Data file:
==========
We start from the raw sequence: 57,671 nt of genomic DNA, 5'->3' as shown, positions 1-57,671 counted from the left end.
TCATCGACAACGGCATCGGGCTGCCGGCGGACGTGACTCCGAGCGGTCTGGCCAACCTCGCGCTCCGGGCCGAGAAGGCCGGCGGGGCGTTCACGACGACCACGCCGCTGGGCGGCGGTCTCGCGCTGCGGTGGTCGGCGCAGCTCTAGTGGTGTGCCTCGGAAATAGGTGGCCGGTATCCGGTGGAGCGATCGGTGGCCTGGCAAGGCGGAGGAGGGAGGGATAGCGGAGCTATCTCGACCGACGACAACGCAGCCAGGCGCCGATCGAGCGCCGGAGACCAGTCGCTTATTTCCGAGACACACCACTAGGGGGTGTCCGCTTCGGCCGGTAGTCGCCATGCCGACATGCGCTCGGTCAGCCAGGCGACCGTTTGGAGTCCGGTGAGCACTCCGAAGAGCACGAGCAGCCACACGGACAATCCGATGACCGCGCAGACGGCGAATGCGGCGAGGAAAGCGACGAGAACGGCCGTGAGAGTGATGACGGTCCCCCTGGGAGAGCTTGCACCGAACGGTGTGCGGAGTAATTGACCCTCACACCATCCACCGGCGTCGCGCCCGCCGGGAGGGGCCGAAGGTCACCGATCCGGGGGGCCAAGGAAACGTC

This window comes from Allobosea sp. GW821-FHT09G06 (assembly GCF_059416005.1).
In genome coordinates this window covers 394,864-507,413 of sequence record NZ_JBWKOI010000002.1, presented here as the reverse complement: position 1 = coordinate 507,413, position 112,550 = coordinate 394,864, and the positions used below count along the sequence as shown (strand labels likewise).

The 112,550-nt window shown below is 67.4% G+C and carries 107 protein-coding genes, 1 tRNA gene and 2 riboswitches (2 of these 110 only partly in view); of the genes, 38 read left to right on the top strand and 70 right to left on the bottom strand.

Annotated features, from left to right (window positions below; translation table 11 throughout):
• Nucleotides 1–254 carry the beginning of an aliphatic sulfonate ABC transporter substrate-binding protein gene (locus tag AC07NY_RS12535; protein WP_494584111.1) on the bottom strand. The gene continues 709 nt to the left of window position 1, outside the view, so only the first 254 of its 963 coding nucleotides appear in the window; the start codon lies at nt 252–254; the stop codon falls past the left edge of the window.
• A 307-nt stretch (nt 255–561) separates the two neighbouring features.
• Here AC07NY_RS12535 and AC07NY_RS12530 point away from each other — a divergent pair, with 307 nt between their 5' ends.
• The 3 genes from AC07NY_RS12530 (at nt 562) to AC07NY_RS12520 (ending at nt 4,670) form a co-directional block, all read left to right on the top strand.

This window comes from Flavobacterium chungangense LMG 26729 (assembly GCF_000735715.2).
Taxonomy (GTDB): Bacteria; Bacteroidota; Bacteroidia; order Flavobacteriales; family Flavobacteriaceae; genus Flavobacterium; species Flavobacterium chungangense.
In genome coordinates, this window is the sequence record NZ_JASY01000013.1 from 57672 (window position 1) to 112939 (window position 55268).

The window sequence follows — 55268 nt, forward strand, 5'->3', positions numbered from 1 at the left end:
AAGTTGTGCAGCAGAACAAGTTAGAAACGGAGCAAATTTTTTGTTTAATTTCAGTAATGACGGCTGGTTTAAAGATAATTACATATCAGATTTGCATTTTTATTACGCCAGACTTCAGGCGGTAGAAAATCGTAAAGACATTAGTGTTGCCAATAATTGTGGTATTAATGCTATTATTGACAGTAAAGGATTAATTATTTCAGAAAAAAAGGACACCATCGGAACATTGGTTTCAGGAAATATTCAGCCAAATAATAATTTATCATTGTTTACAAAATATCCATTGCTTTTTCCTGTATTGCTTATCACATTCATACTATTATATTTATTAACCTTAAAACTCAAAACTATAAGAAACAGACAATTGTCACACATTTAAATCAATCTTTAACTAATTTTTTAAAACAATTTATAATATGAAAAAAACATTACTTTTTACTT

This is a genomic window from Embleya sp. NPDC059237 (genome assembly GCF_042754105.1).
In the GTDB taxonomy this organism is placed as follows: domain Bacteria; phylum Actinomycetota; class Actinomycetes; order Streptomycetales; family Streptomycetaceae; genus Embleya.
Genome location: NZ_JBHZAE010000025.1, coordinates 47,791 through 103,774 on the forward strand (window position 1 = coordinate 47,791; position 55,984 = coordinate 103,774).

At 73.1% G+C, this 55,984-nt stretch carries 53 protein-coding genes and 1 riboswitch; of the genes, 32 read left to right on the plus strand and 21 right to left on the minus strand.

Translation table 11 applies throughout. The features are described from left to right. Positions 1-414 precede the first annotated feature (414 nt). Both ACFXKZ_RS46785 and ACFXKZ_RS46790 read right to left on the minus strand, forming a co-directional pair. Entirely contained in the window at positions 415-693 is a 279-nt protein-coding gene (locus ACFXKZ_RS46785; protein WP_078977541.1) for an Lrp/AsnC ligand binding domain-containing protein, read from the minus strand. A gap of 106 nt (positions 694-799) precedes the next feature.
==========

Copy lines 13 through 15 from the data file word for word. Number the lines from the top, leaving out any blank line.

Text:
In genome coordinates, this window is the sequence record NZ_JASY01000013.1 from 57672 (window position 1) to 112939 (window position 55268).

The window sequence follows — 55268 nt, forward strand, 5'->3', positions numbered from 1 at the left end:
AAGTTGTGCAGCAGAACAAGTTAGAAACGGAGCAAATTTTTTGTTTAATTTCAGTAATGACGGCTGGTTTAAAGATAATTACATATCAGATTTGCATTTTTATTACGCCAGACTTCAGGCGGTAGAAAATCGTAAAGACATTAGTGTTGCCAATAATTGTGGTATTAATGCTATTATTGACAGTAAAGGATTAATTATTTCAGAAAAAAAGGACACCATCGGAACATTGGTTTCAGGAAATATTCAGCCAAATAATAATTTATCATTGTTTACAAAATATCCATTGCTTTTTCCTGTATTGCTTATCACATTCATACTATTATATTTATTAACCTTAAAACTCAAAACTATAAGAAACAGACAATTGTCACACATTTAAATCAATCTTTAACTAATTTTTTAAAACAATTTATAATATGAAAAAAACATTACTTTTTACTT